We awoke in Hood River to a beautifully sunny and sparkling morning, our room this time overlooking the Columbia River. Moving slowly, we planned our route home for the day, contemplating some peeps at the Columbia Gorge waterfalls and spectacular views. Originally, we had hoped this part of the trip would include visits to acquaintances in eastern Washington, but, as academics, they were busy with beginning of the quarter activities. Our alternative was to visit a part of the northwest we had never seen.
Windsurfing, winetasting and tourism notwithstanding, the Gorge is a beautiful place which for the past ninety years at least has attracted visitors both internationally and locally. Many folks in Portland recreate at the Gorge for weekend camping, hotel stays, retreats or even choosing suburban life. [at left, view from Vista House] We saw, in addition to vineyards, other evidence of truck farming and market gardening, presumably supplying the groceries and farmers' markets of Portland and Vancouver WA.
Multnomah Falls [right] where we enjoyed a
tasty lunch of sandwiches at Multnomah Falls Lodge built in 1925 is part of the glaciated gorge area where, toward the end of a recent ice age, the Columbia River dramatically cut through the basalt, but the smaller streams drop into the river from high perches in the rocks. After lunch, we headed back to the parking lot where a man mistook Jim for his back home "buddy," Bob Somebody; this visitor was later seen again at Vista House. From here, we passed several other waterfalls full of early spring runoff. The road above the gorge was carved out nearly a hundred years ago for the benefit of daytripping Portlanders.
This is the famous viewpoint high above the gorge which is seen in many photos. It's a charming place, beautifully designed and over 90 years old, and has been restored. [Check out the link:
I saw the Illinoisian again who mistook me for his hometown bud, but given my shock at this and typical reticence, did not try to kindle up a new pal--I felt like Oscar Levant being accosted in an elevator. I'm used to thinking of rural folks in Illinois as ethnic German, but this reminded me that in parts of IL near the Mississippi, across from Missouri, culture is very much southern. After nearly 20 years living in the Northwest, seeing the gorge was much overdue! [below right is Vista House itself from the Women's Forum Overlook]
Alice finally prepared some mailings to post. Usually, one of the alternative tourist activities she enjoys is to go to the post office, whether to mail post cards, complete some art business, or mail packages home or to friends. Completing the packaging at the hotel in the morning, she was on the hunt for a colorful, scenic post office along the Columbia; finally she went default with Wiwaxia's navigation system for both fuel and post office. Late in the day, we ran into traffic in Troutdale, where the post office had a long line on Thursday afternoon. [Left, Latourelle Falls, filled with lichen and moss]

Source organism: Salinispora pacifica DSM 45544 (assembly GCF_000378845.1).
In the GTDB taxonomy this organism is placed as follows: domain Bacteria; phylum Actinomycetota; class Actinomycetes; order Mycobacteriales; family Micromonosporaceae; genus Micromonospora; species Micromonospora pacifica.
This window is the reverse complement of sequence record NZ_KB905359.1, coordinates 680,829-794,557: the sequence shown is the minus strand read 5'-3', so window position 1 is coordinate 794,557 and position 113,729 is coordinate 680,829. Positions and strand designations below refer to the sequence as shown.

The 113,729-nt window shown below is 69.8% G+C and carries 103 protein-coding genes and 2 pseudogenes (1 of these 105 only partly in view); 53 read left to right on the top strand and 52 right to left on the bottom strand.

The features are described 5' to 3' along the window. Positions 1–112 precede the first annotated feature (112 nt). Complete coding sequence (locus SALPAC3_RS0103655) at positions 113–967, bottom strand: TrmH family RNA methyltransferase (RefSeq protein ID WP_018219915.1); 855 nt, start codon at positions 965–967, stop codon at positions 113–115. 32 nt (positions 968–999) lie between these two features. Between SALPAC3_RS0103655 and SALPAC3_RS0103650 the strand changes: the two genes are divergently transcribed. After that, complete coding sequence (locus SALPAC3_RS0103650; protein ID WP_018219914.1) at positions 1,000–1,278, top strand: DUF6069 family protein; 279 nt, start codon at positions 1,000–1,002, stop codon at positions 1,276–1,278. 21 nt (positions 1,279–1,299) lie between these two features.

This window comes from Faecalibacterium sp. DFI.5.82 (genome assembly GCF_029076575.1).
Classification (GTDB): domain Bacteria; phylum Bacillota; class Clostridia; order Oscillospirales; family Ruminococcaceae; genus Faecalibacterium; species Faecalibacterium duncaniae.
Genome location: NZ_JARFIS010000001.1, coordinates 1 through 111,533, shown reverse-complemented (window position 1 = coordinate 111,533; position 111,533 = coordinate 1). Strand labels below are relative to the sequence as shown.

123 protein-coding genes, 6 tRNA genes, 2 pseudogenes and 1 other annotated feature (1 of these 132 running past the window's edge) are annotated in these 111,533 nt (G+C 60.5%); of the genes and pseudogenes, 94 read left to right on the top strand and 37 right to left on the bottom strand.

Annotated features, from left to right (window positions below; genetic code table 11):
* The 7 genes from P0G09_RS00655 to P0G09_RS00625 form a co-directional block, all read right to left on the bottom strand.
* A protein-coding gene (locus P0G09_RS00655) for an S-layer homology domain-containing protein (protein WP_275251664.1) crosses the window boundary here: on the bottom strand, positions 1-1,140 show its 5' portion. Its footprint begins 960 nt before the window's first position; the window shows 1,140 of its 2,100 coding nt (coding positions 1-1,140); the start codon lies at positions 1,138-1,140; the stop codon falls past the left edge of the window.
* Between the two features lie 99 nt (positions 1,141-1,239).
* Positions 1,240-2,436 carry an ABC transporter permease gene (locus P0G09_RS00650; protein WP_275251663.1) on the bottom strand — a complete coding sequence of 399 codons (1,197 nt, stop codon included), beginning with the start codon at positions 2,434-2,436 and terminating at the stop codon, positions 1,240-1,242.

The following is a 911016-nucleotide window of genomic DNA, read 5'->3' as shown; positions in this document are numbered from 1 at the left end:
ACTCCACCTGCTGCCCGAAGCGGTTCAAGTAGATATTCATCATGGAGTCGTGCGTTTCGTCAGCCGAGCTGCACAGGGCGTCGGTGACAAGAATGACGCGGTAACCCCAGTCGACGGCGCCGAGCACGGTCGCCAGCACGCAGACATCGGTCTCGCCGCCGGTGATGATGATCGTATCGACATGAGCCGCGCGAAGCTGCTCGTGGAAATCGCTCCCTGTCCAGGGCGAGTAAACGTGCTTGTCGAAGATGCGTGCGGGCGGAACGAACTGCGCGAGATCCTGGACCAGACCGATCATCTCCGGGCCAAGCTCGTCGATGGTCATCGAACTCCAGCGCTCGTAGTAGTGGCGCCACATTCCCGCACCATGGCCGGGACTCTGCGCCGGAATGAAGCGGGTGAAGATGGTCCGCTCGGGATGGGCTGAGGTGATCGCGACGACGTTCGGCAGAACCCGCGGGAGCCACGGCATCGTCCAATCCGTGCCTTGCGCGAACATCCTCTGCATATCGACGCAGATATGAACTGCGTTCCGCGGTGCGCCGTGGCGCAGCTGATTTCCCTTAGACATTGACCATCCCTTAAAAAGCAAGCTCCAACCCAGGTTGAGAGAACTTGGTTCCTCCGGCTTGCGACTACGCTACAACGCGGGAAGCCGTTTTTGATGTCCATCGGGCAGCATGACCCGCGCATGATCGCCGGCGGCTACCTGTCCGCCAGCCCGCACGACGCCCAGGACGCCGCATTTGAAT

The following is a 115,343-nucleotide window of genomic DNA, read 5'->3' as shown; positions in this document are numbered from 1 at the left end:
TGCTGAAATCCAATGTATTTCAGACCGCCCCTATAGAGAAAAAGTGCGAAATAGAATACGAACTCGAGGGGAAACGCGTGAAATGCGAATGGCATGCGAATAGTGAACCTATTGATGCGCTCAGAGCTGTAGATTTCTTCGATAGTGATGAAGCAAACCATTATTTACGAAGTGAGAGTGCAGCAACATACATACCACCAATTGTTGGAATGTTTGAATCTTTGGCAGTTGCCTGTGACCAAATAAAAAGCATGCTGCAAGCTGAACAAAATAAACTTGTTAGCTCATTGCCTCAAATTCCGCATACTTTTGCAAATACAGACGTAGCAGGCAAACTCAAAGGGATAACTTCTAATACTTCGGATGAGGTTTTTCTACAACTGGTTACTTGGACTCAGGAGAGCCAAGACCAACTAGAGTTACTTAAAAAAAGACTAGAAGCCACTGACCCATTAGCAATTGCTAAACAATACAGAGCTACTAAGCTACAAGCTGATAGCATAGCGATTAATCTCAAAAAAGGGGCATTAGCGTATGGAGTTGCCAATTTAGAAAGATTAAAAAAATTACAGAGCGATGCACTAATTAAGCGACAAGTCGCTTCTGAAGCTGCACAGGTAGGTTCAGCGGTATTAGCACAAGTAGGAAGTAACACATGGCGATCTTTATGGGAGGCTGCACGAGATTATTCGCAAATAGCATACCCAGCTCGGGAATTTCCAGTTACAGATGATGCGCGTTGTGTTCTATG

Ending as we had begun, we had dinner with Robin, whose adventures in Prescott (pronounced: press-cut) included pick up trucks, hiking and the purchase of a duster--he'd been looking for something like this for more than a year. It was his first close encounter with cowboy culture.
Robin ran afoul of the Phoenix airport security and missed his plane to Seattle. The resulting rescheduling involved a flight to Oakland, which was delayed. Then, when he missed the connection to Seattle after being directed to the wrong gate, we contacted his Uncle John who picked Robin up, entertained him to a big Mexican dinner and roused him at 5am (!!) to get him to the next connecting flight to Seattle. Robin was able to get back to Olympia in time for a college friend's birthday party.
We arrived home close to midnight. Little Jane was very anxious and very skinny, but seemed relieved to see us. Her appetite is picking up. Serif was slow but pleased to see us. It was good to come home to a clean, "ordnung'' house.
We would like to thank the following people for making our journey possible:
Our gracious hosts, Lara Candland and Christian Asplund, Sarah Teofanov and Tory Larsen, Moria and Steve Peters; all the hotel staff who secured our reservations, adjusted discrepancies and cleaned our rooms and linen; the staff at the wonderful restaurants, including the thoughtful procurement by chefs, prep and clean up workers, and the servers, especially those with interesting and amusing attitudes; national park staff; our guide in Monument Valley; and our housesitters, Tom and Jamie. Most of the photos in our blog were taken on an iPhone; others were taken in high resolution on a Sony Mavica, then formatted in Photoshop for the web. Some were provided by our friends. Finally, we owe thanks to the makers, who work and reside in Japan, of our car, Wiwaxia, which ran beautifully and generally averaged above 40 mpg, cruising at approximately 500 mi per tankful. We will post our music playlist in the comments sections over the next few days.